John R

Geez, sorry about the misspellings; I was in a hurry.

Clay Cooper

Grew up with the Remington Nylon Model 66 and what a rifle it is! Not worth a damn with a scope because of the free floating barrel, but with the open sights? A REAL TACK DRIVER! My Remington Nylon Model 66 is my #1 choice for squirrel hunting and talk about a reach out and busting coyotes out to 250 yards and getting into a firefight with multiple critters at once! The bottom of the white squire dot on the front sight putts you practically dead on around 200 yards!
Remington Nylon Model 66 AKA: Buck Rogers Ray Gun!

Dr. Ralph

I have killed one rat and it is the only rat I ever laid eyes on. RWS pellet gun when I lived in downtown Nashville. It lived under a storage shed in my backyard and would venture close to the house to eat my dog's food right out of the bowl... big as a small cat! When I hit him he actually squealed like a baby.

Amazing thing about rats is how intelligent they really are. When you look at brain mass vs. body mass elephants, dolphins, humans and apes top the list but the lowly rattus when put to the test outperforms nearly every animal.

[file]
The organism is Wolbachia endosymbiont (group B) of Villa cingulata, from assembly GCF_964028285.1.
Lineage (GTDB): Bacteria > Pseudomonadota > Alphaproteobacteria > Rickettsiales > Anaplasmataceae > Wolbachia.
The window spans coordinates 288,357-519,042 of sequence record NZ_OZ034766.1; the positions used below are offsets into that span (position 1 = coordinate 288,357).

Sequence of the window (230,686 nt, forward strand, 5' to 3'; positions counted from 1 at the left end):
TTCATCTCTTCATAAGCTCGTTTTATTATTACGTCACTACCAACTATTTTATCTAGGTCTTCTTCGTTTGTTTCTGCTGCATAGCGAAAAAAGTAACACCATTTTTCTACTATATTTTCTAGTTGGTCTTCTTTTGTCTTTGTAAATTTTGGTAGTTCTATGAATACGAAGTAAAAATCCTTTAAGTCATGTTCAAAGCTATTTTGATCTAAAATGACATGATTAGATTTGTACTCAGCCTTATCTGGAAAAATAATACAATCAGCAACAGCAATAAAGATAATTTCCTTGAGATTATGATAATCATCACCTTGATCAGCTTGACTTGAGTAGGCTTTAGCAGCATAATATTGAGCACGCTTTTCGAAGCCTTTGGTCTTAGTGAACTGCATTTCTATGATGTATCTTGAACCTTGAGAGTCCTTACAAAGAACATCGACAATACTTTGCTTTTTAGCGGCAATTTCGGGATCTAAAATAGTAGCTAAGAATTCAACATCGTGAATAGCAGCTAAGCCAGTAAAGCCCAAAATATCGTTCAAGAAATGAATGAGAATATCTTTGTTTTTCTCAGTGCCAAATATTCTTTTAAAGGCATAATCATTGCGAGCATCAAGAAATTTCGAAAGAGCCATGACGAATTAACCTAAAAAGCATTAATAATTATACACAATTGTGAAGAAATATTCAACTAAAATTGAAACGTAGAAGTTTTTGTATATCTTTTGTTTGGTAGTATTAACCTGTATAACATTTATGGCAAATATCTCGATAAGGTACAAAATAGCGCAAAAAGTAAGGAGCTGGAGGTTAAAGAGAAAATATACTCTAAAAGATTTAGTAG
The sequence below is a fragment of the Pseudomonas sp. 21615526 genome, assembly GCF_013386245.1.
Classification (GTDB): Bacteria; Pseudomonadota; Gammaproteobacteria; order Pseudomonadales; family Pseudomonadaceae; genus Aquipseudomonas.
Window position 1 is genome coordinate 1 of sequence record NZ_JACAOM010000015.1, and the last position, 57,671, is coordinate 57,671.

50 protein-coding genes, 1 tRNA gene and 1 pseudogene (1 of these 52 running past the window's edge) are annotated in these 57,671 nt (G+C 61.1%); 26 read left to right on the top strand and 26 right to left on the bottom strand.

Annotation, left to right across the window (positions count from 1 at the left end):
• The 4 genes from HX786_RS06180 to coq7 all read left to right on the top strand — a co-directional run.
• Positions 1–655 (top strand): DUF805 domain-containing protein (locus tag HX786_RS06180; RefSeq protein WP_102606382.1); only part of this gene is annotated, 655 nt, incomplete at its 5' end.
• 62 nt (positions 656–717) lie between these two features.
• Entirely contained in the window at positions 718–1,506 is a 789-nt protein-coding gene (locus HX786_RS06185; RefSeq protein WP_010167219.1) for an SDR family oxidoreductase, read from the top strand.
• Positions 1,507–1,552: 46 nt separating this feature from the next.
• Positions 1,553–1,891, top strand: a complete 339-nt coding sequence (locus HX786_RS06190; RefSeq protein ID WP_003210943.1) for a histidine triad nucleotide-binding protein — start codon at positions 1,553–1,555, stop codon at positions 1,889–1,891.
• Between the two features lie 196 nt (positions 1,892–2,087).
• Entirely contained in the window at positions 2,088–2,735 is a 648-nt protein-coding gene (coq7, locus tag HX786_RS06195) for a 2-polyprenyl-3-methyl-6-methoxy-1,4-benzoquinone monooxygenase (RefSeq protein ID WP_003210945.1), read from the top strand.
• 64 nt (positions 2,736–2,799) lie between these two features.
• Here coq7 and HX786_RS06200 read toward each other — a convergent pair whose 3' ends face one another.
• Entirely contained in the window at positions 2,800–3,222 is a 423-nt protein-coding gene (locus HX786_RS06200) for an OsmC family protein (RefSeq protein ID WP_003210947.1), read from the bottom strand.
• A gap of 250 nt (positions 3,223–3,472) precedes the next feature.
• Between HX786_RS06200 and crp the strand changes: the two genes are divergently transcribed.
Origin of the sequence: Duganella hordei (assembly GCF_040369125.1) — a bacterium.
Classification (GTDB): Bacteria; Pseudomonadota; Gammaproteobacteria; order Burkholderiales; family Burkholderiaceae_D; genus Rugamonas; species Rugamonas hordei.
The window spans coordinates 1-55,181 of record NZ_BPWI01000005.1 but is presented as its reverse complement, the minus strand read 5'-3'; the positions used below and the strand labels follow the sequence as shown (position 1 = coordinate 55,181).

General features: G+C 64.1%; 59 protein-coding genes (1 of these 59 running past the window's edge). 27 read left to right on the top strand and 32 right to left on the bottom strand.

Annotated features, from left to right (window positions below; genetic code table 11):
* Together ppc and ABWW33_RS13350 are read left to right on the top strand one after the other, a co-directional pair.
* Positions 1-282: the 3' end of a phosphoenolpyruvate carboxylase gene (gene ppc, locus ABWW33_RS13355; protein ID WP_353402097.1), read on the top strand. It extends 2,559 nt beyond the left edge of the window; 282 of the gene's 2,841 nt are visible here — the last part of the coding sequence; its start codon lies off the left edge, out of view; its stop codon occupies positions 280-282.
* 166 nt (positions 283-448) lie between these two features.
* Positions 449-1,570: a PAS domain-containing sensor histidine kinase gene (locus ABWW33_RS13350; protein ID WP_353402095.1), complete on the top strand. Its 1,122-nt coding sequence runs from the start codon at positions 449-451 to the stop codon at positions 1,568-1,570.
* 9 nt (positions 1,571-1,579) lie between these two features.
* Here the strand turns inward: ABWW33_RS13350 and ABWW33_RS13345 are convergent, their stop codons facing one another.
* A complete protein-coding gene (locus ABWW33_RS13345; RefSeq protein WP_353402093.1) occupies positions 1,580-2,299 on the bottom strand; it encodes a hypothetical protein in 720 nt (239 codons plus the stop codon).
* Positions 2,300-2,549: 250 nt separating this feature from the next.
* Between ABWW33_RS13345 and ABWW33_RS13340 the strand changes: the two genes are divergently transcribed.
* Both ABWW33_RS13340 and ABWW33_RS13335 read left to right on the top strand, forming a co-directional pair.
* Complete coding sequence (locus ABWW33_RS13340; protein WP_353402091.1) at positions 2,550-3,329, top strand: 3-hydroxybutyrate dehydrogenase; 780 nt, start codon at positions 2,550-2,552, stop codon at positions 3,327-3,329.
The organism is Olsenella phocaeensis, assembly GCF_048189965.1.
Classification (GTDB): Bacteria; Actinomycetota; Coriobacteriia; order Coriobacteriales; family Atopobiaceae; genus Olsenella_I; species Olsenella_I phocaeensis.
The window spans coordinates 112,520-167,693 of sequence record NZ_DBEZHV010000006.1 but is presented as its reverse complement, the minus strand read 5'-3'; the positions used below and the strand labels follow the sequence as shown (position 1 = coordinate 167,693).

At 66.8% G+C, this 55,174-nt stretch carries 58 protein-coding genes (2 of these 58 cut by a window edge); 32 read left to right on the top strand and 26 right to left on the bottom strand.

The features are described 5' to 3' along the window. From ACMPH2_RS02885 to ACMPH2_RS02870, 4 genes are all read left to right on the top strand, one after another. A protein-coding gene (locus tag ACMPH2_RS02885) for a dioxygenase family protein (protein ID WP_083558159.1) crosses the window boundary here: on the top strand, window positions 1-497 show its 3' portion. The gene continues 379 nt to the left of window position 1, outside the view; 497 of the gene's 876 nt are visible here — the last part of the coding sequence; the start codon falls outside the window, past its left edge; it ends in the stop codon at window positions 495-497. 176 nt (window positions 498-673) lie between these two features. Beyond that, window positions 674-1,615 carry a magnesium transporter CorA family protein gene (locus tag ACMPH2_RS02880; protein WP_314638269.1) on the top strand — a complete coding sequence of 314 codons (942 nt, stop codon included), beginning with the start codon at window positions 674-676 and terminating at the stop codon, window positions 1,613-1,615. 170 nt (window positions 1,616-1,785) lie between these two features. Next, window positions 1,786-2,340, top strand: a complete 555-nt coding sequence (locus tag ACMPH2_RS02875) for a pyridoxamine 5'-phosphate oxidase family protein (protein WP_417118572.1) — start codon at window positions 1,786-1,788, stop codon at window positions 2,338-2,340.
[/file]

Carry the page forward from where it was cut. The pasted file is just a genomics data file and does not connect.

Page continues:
My 14 year old son figured out last summer that striped ground squirrels (I have always called them chipmunks) would stick their heads up when a vehicle passed to see what was going on. Since these hungry little rodents can be devastating to rows of corn planted next to the road, I figured they were fair game. Running just up and down our driveway in the pickup eliminated several of the little boogers, including some that would stick their heads up to see what the shooting was. Have to admit that we were more successful with my grandpa's single shot .410 than the .22, but you do what you have to do.

Jim in Mo.

As you may have read I drooled over the 66 as a boy. It looked like the perverbial ray gun to me.
I've always heard they shot like they looked but please explain the scope versus free floating barrel and why it wasn't a good combination.